ouch - thanks for the heads up! I see so many made in Tennessee or Atlanta that are vintage but how does one know if they tight.

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ONEDOLLAR
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Post By: ONEDOLLAR » Sun. Feb. 15, 2015 7:59 pm

franco b wrote:The Chubby is much easier to move, Just put on hand truck and wheel it away. The grate on the Chubby needs a lot of shaking plus some poking from below. Air intake is manual. Tending time at least 15 minutes. Ash pan small and messy. Barometric damper recommended. Burns wood better than Franco but not like modern wood stove.
The longest I have ever spent tending my Chubby was 6 mins. That included shaking, some pokes and taking the ash outside. Average time is 4 mins. In 15 mins I could dump the enitre firepot and have the stove relit.

spiritartman
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Post By: spiritartman » Mon. Feb. 16, 2015 7:45 am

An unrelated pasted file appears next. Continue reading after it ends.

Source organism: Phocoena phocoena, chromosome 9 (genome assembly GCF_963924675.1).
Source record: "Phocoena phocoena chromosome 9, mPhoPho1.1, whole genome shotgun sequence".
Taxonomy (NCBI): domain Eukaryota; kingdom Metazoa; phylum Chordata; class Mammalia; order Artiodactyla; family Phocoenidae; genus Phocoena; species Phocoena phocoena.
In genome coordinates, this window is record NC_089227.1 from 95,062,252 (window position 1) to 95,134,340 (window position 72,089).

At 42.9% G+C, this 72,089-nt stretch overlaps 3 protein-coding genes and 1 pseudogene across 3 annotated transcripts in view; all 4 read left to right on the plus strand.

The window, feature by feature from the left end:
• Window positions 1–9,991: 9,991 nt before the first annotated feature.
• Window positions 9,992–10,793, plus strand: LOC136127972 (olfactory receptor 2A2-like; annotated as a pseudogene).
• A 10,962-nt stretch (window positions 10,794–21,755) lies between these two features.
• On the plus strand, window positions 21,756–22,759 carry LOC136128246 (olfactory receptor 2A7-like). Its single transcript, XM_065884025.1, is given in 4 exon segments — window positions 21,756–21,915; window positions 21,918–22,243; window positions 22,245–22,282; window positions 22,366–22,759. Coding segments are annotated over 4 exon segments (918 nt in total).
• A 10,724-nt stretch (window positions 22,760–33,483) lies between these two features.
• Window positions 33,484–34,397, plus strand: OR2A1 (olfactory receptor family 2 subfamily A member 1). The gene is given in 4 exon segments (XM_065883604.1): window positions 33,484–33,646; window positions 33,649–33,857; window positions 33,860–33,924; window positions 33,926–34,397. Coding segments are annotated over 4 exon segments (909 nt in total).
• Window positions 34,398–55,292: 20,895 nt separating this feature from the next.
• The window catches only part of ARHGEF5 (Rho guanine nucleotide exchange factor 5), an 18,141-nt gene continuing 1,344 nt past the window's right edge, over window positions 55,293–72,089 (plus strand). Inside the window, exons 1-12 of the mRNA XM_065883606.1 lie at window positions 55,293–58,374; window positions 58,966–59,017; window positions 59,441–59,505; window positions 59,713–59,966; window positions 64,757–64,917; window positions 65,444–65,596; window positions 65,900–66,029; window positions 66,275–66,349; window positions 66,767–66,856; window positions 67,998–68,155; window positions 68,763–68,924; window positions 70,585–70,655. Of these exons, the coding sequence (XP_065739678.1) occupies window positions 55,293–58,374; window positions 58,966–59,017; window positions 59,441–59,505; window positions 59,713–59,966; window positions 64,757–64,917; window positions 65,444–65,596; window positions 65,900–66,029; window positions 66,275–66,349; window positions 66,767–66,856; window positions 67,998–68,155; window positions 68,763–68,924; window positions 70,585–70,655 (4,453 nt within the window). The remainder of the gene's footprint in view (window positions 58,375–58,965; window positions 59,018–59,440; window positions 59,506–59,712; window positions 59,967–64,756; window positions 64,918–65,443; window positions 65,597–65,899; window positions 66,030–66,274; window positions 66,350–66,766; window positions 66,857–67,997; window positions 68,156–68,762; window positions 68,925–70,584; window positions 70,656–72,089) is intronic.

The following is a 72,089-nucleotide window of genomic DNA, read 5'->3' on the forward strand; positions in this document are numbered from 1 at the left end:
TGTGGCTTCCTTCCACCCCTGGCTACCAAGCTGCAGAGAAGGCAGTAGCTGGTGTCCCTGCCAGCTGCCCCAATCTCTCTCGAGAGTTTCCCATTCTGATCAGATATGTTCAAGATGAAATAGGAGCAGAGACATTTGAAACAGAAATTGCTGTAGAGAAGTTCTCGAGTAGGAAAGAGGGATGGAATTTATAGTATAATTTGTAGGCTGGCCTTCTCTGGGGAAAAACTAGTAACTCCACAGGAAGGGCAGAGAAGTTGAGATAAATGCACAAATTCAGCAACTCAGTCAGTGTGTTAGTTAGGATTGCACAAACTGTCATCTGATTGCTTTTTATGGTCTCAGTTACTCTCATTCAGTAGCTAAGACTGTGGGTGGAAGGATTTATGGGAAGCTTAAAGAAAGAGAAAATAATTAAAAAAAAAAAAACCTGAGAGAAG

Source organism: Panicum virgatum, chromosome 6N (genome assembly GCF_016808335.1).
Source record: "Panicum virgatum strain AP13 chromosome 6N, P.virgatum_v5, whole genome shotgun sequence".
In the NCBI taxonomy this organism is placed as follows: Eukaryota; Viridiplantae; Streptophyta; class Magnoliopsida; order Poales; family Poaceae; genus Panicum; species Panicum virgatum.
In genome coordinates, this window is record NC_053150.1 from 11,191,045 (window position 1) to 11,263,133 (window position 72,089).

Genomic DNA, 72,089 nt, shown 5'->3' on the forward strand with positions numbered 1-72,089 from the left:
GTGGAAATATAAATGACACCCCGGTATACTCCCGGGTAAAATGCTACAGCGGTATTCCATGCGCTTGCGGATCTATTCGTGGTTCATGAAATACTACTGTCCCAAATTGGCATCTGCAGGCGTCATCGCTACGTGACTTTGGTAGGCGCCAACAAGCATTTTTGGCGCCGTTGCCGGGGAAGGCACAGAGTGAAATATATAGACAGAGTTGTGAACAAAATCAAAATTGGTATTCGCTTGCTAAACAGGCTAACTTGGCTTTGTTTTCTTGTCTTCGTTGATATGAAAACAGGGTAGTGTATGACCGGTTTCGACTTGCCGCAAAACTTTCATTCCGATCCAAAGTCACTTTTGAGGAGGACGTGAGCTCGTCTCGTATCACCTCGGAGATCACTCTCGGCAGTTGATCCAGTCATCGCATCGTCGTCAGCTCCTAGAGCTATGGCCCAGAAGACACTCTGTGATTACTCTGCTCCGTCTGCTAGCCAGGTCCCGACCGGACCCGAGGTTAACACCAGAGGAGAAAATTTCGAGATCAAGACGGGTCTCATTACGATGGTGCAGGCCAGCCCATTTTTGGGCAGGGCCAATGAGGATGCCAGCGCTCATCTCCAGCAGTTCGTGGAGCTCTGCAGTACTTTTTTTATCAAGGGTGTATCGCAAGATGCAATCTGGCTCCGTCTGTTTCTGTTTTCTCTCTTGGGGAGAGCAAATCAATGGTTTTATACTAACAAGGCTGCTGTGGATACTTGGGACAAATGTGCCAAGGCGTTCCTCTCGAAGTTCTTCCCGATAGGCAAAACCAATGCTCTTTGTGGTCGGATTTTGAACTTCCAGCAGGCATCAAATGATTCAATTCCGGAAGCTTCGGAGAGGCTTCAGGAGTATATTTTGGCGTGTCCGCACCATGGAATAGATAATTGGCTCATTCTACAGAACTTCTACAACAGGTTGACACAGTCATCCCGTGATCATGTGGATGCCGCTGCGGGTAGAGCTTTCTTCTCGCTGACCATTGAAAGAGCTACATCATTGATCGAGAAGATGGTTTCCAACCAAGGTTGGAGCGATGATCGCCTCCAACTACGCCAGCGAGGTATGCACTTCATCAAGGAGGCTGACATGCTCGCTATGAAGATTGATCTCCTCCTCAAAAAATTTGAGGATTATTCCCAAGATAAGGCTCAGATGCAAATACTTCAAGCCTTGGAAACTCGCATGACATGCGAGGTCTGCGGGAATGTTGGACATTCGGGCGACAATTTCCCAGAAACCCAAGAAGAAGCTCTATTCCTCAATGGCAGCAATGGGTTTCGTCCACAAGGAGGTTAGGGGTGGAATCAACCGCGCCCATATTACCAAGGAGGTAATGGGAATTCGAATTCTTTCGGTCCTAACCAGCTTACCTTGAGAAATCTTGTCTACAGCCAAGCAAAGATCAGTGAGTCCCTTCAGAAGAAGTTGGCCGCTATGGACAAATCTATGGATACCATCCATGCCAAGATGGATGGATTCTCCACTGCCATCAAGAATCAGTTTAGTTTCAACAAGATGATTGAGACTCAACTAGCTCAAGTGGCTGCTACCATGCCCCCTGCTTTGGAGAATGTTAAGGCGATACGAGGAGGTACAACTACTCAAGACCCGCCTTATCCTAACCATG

Do you think the Reading "Pine" is as well built as the Chubby - also do you know if it is more efficient being they are both very close in Price - the Pine is 500lbs. Thank You

Belgianburner
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Post By: Belgianburner » Mon. Feb. 16, 2015 11:29 am

spiritaman, wouldn't it make more sense to look for a stove closer to the cabin? Might not be much of a selection, though. Or look for one to pick up along the way?

Coal burners and dealers thin out below the Mason-Dixon line. No shortage of wood in the Carolinas though. I would research the demand for coal in SC. I've spent some winters in coastal SC, and it's typically mild with short cold snaps. I'd think air conditioners get more use than heating systems.


spiritartman
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Post By: spiritartman » Mon. Feb. 16, 2015 3:53 pm

The Upstate area of SC is COLD - almost single digits this week and 20's to high 30's during the day to me that is still cold enough to
warrant a coal stove or do you disagree? Unless you know of a wood stove that burns for 10 hrs? thanks

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Post By: Belgianburner » Tue. Feb. 17, 2015 6:19 am